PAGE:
But yeah when you’re searching online rather than searching for substitutions I’d recommend searching for ‘herbs for (insert magical property you’re trying to find)’

Ooh Marjoram could be an interesting sub for lavender - some nice similarities there. Both Air Element, both correspond to Planet Mercury, Both Masculine with Middle Eastern origins, used for Protection, Love, Peace, Tranquility… ooh

5 Likes

also this is terrifying. I’m so sorry that this is a thing :cold_sweat:

4 Likes

Thank you. It is. I found out the hard way. A coworker in a cubicle situation had a headache and used lavender essential oil. I immediately got a migraine and a few minutes later, I had the worst asthma attack I ever had. My asthma is usually so mild that my rescue inhalers expire long before I ever get to use them up. It was pretty scary.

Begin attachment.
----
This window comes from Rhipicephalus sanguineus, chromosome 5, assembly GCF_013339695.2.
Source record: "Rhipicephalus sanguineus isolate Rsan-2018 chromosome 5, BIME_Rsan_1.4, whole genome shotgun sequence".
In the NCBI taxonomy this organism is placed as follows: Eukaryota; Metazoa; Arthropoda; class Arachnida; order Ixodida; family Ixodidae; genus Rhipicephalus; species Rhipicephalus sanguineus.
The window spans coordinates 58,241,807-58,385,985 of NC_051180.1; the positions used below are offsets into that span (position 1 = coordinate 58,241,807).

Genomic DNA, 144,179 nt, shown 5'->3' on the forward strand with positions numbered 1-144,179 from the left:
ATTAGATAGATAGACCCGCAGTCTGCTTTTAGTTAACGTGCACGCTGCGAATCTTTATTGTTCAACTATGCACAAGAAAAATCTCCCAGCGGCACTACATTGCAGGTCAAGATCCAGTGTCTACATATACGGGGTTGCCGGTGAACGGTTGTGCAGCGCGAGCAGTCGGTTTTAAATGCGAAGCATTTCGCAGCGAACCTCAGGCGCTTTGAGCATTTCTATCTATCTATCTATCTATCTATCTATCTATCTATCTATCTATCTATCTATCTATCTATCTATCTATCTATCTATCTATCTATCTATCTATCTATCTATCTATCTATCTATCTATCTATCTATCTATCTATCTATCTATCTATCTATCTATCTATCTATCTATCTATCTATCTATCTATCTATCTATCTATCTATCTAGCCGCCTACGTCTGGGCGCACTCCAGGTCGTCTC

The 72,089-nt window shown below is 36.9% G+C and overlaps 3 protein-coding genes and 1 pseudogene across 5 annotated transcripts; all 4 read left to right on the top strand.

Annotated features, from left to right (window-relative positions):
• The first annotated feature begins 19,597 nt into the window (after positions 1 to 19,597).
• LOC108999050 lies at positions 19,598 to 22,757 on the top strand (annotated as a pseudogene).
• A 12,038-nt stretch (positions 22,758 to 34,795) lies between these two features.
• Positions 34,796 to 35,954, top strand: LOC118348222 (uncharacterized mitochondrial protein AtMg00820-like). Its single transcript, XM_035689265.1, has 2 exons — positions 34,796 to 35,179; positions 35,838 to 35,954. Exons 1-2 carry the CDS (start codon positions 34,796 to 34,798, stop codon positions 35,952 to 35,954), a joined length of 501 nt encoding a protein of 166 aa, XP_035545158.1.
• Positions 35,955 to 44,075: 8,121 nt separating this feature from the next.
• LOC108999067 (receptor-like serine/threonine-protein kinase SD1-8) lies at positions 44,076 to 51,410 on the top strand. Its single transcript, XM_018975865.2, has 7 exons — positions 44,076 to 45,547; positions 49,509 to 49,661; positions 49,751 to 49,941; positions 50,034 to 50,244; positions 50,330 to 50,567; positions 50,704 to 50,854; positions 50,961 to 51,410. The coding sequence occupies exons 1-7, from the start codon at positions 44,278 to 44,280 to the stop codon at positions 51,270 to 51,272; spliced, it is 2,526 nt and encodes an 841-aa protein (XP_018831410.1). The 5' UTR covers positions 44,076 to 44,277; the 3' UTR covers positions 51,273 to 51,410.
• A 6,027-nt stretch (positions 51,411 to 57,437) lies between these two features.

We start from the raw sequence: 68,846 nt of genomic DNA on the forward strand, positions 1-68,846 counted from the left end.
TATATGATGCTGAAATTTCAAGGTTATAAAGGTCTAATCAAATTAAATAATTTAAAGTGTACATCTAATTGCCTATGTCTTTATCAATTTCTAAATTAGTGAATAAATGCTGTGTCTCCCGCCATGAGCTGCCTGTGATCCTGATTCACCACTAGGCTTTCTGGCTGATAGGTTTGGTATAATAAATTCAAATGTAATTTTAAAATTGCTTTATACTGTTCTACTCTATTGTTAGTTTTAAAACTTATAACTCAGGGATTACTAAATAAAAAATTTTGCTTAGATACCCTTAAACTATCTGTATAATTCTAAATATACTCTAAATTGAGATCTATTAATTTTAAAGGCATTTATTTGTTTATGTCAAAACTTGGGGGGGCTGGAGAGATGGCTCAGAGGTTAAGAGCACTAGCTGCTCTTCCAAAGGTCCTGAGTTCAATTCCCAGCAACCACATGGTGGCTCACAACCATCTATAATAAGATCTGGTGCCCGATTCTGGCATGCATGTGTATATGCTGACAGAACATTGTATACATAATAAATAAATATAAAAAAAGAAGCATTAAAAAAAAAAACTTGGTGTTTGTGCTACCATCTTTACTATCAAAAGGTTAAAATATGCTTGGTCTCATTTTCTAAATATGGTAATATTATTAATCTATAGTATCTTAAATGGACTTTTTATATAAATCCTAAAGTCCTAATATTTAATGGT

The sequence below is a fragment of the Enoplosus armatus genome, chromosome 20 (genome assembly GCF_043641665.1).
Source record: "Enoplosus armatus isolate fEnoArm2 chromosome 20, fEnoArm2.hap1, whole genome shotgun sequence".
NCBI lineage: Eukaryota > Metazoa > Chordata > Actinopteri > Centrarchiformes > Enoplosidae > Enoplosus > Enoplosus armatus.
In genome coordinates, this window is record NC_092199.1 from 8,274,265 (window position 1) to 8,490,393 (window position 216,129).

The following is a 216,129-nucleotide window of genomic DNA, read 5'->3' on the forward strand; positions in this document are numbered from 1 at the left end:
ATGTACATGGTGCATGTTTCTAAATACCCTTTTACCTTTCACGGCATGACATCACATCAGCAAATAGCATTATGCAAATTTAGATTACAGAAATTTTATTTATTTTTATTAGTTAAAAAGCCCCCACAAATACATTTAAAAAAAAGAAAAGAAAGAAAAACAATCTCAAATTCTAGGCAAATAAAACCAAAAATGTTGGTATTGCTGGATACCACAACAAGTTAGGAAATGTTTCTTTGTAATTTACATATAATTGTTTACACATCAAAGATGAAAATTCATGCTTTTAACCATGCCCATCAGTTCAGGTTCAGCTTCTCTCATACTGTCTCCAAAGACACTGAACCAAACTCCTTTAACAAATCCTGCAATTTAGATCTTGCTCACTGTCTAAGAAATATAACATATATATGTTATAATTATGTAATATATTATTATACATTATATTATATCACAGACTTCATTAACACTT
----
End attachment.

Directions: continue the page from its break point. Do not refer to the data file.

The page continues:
It’s also pretty sad because once I was driving in west Texas past this huge and gorgeous lavender farm…and I had to keep my windows closed and A/C off…in Texas…in July. :hot_face:

4 Likes

:grimacing: :grimacing: :grimacing: no thanks. Good thing you have inhalers though - lavender is so commonly used it must be a nightmare trying to stay away from it :worried:

4 Likes

I hope y’all don’t mind me butting in here. This is a great book that would help both of y’all out. I’m allergic to sage and that’s used a lot, especially for cleaning thing like tarot decks and crystals. It was Cunningham’s Encyclopedia that got me into alternatives. I use rosemary and palo santo now.

5 Likes

Lavender has a number of uses so you can use the following list to find an appropriate substitute:

  • Anti-depression and healing: Rosemary, Eucalyptus.
  • Anti-anxiety and peace: Gardenia, Lime.
  • Protection: Basil, black pepper.
  • Sleep: Chamomile.